A few months back, I got offered an opportunity to create a new suite of training courses for an organization I like a lot. I would have owned the entire process, from planning to evaluation, and I would have had content producers to help me realise my ideas. These courses would have been my baby, and I would have had complete creative control over them.
Five years ago, a project like this would have been a dream.
But I turned that opportunity down. Why?
Creating learning content has always been my bread and butter, whether we’re talking training courses, written pieces, videos or any other type of content online or offline. I’m good at explaining complex things in simple ways, and building fun learning that gets as close as I can to helping people retain and use the information I give them.
However, as time has gone on, I haven’t been able to shake the feeling that a lot of the learning content I have produced is not very good.
When I say “not very good”, I don’t mean badly written. Or lacking good ideas, or being boring. I am confident in my skills as a content producer, and I know from the user experience surveys I do that my content is almost always received very positively.
“Not very good” means that it’s learning content that is created in service of a messy web of different organizational needs, some that align with customer needs, some not. It gets pushed out into a huge heap of other content, under the assumption that users who have totally different priorities and ways of seeing the world will naturally find it.
I just don’t think my content isn’t having the impact that I hope for.
And sadly for that learning project I was offered to lead, because of an organizational lack of understanding about customer needs, I don’t believe that it ever would have delivered the impact and value that customers seek.
There’s something about strongly connecting to the customer’s journey, and really interrogating whether you’re making it easy for them to find what they want at the time of need, that I think I’ve lost track of a bit.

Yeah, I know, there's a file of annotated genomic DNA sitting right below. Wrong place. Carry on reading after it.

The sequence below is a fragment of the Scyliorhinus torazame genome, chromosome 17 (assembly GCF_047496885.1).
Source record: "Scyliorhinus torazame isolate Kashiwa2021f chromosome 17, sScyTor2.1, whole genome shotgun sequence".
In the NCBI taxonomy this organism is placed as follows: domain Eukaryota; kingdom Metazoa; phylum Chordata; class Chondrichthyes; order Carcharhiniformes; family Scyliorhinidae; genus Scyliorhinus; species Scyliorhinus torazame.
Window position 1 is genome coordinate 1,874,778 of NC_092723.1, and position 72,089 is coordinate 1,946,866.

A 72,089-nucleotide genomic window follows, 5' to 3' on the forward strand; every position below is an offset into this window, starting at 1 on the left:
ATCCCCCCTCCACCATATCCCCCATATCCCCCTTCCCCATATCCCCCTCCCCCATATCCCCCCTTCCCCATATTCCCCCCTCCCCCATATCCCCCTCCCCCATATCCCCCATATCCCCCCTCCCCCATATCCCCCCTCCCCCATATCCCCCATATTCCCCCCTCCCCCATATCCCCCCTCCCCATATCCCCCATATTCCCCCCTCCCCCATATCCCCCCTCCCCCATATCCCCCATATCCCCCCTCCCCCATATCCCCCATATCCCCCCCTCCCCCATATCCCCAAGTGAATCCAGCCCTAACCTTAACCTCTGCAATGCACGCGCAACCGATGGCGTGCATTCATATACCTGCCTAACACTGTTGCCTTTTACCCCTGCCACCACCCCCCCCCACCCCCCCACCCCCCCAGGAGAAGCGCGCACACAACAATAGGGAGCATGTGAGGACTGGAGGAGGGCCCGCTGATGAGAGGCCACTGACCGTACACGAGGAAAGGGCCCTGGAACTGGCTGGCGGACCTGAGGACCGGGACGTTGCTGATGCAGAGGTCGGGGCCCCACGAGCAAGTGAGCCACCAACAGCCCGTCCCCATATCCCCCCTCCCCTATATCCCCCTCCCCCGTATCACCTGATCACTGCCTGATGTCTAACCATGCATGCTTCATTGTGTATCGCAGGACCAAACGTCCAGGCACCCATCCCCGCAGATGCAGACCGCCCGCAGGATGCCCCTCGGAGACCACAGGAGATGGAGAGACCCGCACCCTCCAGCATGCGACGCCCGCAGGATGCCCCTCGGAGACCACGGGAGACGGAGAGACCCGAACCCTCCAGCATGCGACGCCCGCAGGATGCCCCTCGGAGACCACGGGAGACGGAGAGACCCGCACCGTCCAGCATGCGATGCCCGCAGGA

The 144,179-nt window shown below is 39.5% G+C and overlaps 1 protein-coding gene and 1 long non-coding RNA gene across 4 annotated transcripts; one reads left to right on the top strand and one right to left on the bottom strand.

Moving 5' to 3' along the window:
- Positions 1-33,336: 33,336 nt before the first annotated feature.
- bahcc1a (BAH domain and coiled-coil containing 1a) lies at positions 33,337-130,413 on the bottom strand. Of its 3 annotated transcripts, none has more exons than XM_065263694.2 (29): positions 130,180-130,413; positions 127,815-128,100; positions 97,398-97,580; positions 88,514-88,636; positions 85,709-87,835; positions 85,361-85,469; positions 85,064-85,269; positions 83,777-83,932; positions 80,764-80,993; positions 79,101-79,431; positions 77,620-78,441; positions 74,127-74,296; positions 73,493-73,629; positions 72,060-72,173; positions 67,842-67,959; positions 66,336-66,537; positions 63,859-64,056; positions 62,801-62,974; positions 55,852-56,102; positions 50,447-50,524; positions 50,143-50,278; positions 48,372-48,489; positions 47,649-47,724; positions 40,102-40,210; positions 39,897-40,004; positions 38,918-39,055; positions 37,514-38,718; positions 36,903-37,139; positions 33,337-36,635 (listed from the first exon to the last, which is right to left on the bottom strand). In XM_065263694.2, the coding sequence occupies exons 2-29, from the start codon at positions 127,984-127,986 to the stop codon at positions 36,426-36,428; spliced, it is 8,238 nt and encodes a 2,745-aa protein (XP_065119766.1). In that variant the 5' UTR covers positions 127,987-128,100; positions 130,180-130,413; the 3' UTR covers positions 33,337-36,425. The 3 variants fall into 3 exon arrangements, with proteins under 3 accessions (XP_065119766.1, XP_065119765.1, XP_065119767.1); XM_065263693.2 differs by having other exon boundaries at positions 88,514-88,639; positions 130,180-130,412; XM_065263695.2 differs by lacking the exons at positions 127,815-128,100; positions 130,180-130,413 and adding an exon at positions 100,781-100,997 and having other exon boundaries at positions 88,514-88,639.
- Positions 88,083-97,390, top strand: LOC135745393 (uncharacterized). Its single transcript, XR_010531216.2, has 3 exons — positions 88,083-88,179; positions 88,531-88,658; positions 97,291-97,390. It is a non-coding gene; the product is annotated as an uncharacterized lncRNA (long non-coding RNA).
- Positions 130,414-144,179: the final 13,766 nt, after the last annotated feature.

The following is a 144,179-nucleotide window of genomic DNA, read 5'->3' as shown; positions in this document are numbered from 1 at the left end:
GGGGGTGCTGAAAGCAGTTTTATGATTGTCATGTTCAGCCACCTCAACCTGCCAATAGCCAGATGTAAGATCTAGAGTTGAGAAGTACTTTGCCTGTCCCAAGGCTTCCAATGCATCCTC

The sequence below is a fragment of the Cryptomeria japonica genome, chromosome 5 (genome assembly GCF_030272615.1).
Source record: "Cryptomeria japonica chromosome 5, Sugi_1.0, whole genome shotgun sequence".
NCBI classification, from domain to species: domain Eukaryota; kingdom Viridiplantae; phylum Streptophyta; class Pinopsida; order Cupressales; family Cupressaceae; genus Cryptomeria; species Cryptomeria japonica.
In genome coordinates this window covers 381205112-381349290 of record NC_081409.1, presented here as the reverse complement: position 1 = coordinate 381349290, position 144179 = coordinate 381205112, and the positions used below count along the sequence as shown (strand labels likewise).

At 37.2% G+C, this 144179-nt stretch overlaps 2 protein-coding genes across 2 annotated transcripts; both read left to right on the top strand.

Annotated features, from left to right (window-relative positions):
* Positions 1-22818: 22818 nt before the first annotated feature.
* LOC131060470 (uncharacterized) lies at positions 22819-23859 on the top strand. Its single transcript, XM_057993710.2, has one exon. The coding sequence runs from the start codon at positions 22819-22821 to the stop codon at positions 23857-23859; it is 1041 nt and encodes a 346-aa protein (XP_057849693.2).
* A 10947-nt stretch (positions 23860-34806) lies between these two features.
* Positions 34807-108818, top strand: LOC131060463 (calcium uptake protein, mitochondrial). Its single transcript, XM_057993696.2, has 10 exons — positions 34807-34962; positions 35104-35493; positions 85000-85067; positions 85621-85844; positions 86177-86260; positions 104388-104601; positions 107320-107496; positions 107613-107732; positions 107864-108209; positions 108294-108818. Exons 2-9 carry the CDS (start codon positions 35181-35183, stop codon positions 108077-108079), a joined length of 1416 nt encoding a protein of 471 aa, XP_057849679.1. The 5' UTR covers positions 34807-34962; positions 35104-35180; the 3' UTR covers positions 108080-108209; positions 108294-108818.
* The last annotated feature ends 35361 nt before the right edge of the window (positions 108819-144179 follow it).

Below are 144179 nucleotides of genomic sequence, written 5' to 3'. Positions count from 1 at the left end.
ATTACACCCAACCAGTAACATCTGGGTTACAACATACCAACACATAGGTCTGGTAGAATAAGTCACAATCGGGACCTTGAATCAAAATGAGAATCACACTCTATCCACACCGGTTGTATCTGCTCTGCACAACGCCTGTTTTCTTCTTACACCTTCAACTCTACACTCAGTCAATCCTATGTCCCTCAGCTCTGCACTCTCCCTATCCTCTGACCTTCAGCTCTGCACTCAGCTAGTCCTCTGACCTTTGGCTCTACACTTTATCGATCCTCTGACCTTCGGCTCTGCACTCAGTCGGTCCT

But shouldn’t needs analysis prevent that?
Yes, it should. But for your standard ID or L&D professional, there are often cultural and contextual factors at work which can get in the way of designing a great training intervention or piece of learning content to fit a clear need.
For example, here are some scenarios I’ve been asked to design learning content in various job roles and consultancy positions in the past, where it really wasn’t the right thing to do:
- When the hiring process failed, an individual was hired who lacks the right attitude or competencies for the role at a very deep level, and I have been asked to “train the right stuff into them” when those things are fairly impossible to train.
- When someone needs to make a client happier, and the decision is made that throwing training content at them is the best way to do this so they feel like we are being attentive.
- When we have sold training as a service, and training hours need to be used somehow regardless of whether they are actually needed.
- When someone wants to improve team morale, the decision is made to send them on a training course, and the content of training doesn’t really matter as the training session is treated as a break away from normal work.
- When someone wants to use training content as a piece of marketing material to collect leads, instead of using training to help people learn.
- When we create learning content that then gets thrown into an obscure folder in the corner of a file system never to be looked at again.